Eight test organisms, Aspergillus niger (MTCC 281), Rhizopus oryzae (MTCC 262) Aspergillus terreus (MTCC 1281), Cladosporium species (MTCC 1003), Colletotricum crassipes (MTCC 2223), Collectotricum capsici (MTCC 2071), Armillaria mellea (MTCC 409) and Candida albicans (MTCC 183) were obtained from the Institute of Microbial Technology, Chandigarh and maintained on potato dextrose agar (PDA).

Agar cup bioassay was employed for testing of antifungal activity of plant extract [6] . The ready-made PDA medium (Himedia, 39 g) was suspended in distilled water and autoclaved at pressure of 15 lb/sq in for 20 min. Seven day old cultures of test organisms (0.5 ml) were inoculated onto the medium. After inoculation, cups were scooped out from Petri plates with 8 mm sterile cork borer. To each cup, different concentrations of test solutions (0.5 to 2.0 mg) were added. Controls were maintained with DMSO and Bavistin (5 μg) was used as standard. The treated and the controls were kept in an incubator at 26° for 24 h to 78 h and inhibition zones were measured. Three to four replicates were maintained for each treatment.

Effect of different concentrations (0.5-2.0 mg) of E. ribes seed extract against eight different fungi is given in the [Table 1]. The antifungal activity was observed in all the concentrations tested, but less effective below the 0.5 mg concentration of seed extract, hence the data was not included. The minimum activity of extract at lower concentrations may be due to the crude nature of the test solution. Among different doses, the diameter of inhibition zones ranged from 9 to 18 mm among different fungal species and increased with the increase in concentration of test solution. Maximum antifungal activity was observed at 2.0 mg concentration of seed extract. A similar study of screening the natural plant extracts against different fungal and bacterial pathogens was well recorded [7],[8],[9],[10] . Since plants have co-evolved with pathogens, it is reasonable to except a variety of such compounds with specific as well as general antifungal activity [11] .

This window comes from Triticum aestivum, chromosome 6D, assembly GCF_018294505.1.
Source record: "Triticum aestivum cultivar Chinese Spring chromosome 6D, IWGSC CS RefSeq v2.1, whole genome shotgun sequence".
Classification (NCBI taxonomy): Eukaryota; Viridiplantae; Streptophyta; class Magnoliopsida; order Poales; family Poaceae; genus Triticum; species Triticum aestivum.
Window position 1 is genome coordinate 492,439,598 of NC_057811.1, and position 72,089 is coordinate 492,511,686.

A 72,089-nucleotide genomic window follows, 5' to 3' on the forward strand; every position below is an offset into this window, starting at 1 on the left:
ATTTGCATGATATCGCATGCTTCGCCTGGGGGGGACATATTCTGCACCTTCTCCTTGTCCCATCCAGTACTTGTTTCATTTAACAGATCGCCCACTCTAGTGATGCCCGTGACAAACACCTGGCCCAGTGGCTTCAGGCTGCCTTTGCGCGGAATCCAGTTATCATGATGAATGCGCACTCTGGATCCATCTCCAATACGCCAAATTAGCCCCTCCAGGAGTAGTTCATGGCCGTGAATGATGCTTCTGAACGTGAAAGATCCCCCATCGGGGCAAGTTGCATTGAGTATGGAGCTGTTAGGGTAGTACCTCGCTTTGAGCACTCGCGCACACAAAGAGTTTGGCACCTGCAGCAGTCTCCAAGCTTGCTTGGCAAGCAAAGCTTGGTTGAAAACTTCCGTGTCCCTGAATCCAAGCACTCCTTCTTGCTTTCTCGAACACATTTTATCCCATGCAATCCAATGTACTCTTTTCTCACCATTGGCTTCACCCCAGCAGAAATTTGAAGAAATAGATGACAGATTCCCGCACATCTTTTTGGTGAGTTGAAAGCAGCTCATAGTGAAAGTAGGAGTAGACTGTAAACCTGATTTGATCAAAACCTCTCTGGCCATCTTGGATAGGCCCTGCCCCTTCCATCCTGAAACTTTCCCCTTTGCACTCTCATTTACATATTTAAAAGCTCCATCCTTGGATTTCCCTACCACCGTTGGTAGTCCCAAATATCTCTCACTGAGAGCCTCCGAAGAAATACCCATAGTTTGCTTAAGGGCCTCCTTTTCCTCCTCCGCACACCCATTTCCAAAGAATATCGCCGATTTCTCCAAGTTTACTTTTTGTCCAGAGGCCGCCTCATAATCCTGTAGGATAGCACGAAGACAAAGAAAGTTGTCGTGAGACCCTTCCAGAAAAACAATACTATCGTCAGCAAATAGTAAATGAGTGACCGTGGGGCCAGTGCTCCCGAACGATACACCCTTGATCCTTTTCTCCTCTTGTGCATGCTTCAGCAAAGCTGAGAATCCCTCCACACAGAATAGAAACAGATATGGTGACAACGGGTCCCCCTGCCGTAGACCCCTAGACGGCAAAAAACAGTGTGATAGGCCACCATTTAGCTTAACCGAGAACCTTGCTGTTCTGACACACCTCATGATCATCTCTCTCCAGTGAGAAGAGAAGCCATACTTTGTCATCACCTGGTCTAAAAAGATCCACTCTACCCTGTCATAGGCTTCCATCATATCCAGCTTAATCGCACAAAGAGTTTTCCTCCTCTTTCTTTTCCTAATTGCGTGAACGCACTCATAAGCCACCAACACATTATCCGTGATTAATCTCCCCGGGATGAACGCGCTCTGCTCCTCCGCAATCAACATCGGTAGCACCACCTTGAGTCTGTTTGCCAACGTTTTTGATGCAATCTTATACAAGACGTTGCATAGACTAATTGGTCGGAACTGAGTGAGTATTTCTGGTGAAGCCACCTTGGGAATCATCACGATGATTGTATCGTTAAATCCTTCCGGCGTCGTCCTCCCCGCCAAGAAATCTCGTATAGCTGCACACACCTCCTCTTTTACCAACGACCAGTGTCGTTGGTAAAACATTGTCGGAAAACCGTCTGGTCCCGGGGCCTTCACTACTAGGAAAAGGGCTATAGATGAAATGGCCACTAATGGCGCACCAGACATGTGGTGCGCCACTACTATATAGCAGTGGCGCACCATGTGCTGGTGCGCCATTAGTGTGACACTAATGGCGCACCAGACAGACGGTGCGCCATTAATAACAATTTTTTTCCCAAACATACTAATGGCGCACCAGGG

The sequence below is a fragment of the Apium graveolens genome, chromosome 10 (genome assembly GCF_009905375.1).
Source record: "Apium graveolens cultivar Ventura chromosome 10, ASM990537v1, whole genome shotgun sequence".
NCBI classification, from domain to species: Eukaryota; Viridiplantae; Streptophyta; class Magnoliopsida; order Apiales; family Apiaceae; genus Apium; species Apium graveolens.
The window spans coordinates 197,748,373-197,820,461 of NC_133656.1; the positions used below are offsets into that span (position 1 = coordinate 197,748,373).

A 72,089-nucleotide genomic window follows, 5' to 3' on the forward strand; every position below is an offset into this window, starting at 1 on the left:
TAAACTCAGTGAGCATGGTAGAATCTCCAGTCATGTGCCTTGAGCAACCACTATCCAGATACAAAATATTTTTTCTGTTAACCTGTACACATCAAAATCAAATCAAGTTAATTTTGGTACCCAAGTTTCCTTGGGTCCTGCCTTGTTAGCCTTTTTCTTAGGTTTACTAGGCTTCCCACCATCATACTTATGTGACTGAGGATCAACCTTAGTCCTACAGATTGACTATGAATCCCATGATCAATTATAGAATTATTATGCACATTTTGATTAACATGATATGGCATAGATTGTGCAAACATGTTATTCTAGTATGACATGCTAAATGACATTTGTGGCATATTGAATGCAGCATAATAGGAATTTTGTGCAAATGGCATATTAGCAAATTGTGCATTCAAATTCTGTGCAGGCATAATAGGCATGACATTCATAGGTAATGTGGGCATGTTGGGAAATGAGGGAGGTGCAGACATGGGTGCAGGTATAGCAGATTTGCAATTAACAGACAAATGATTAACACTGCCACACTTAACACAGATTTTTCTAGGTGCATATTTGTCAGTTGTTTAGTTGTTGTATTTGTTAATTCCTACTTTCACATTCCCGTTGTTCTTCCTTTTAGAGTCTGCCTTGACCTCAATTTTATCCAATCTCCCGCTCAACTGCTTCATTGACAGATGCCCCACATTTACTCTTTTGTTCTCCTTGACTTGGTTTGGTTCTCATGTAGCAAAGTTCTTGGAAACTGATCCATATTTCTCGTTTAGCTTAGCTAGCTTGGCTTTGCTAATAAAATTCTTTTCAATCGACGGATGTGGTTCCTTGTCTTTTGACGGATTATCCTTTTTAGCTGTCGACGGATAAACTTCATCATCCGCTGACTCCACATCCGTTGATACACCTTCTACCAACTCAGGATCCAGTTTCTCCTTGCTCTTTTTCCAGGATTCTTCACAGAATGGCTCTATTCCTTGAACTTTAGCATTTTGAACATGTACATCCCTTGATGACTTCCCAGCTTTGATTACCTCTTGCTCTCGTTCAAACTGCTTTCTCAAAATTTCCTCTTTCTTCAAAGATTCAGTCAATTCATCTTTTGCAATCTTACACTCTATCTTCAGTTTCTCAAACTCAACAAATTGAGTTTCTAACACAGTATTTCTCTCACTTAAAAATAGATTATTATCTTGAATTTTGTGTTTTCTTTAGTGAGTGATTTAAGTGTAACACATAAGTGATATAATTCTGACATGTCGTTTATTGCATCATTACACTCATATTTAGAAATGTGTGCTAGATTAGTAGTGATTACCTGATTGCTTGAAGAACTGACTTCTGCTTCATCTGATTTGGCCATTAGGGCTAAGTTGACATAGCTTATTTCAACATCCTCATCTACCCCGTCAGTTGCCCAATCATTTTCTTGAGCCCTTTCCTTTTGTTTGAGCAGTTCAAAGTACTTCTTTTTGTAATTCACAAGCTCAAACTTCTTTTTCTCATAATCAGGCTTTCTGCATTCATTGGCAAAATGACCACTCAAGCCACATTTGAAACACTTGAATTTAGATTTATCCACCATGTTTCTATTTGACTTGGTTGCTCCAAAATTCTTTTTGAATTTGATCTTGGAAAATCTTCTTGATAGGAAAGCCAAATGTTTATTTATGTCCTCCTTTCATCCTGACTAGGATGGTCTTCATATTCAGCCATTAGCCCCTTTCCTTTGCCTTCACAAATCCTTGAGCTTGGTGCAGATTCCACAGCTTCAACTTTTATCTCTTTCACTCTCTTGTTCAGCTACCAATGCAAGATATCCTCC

Table 1: Zone of inhit\bition of seed extract of Embelia ribes for antifungal activity

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Different concentrations of the test solution inhibited all the fungal species with varying degree of sensitivity. Among all, high inhibition zones were observed in Colletotricum crassipes (18 mm). This was followed by Cladosporium (17.5 mm), Armillaria mellea (17 mm), Colletotricum capsici (17 mm), Aspergillus niger (16.5 mm), Rhizopus oryzae (16.5 mm) respectively. Aspergillus terreus and Candida albicans showed less inhibition zones (15.5 mm,16.0 mm) compared to others organisms.

The present study clearly showed that the seed extract of E. ribes exhibited antifungal activity against many fungal strains, which included plant pathogens also. Thus there is a possibility of developing Embelia ribes as an important source of biopesticide and antifungal agent. However, further studied are needed for isolation and purification of bioactive constituents.


   Acknowledgements Top


The authors are grateful to UGC, New Delhi for financial support under Major Research Project (MJRP).

 
   References Top

1.Anonymous. The Wealth of India raw materials. Vol. 1. New Delhi: Publications and Information Directorate, CSIR; 1985. p. 183-7.  Back to cited text no. 1
    
2.Chopra RN, Nayar SL, Chopra IC, editors. Glossary of Indian Medicinal Plants. Vol. 1. New Delhi: CSIR Publications; 1966. p. 258.  Back to cited text no. 2
    
3.Chauhan SK, Singh BP, Agarwal S. Determination of Embelin from Embelia ribes by high performance thin layer chromatography. Indian Drugs 1999;36:41-3.  Back to cited text no. 3
    
4.Singh AG, Sharma RD, Chaturved C, Agarwal DK. Anthelmintic effect Kuberashadi Yoga in Intestinal worms among children. J Res Educ Indian Med 1993;12:27-31.  Back to cited text no. 4
    
5.Pandey D, Bisht M, Singh YN. Effect of Embelia ribes Burm. Extracts on the reproductive parts of female wistar rats. J Nat Conserv 1993;5:25-8.   Back to cited text no. 5
    
6. Linday EM. Practical introduction to Microbiology. London: E and FN Spon Ltd; 1962. p. 177.  Back to cited text no. 6
    
7.Ahmad I, Mehmood Z, Mohammad P, Ahmed S. Antimicrobial potency and synergistic activity of five traditionally used Indian medicinal plants. J Med Aro Plant Sci 2000;22:173-6.  Back to cited text no. 7
    
8.Fabry W, Okemo PO, Ausorg R. Antibacterial activity of East African Medicinal Plants. J Ethnopharmocol 1998;60 : 19-24.  Back to cited text no. 8
    
9.Rojas G, Levaro J, Tortoriello J, Navarn V. Antimicrobial evaluation of certain plants used in Mexican medicine for the treatment of respiratory diseases. J Ethnopharmocology 2001;74:97-101.  Back to cited text no. 9
    
10.Sabitha Rani A, Satyakala M, Sandya Devi V, Suryanarayana Murthy U. Evaluation of antibacterial activity from rhizome extract of Acorus calamus. J Sci Indian Res 2003;62 : 623-5.  Back to cited text no. 10
    
11.Darkokar MP, Mathur A, Dwivedi S, Bhalla R, Kanuja SP, Kumar S. Detection of antibacterial in the floral petals of some higher plants. Curr Sci 1998;73:187-9.  Back to cited text no. 11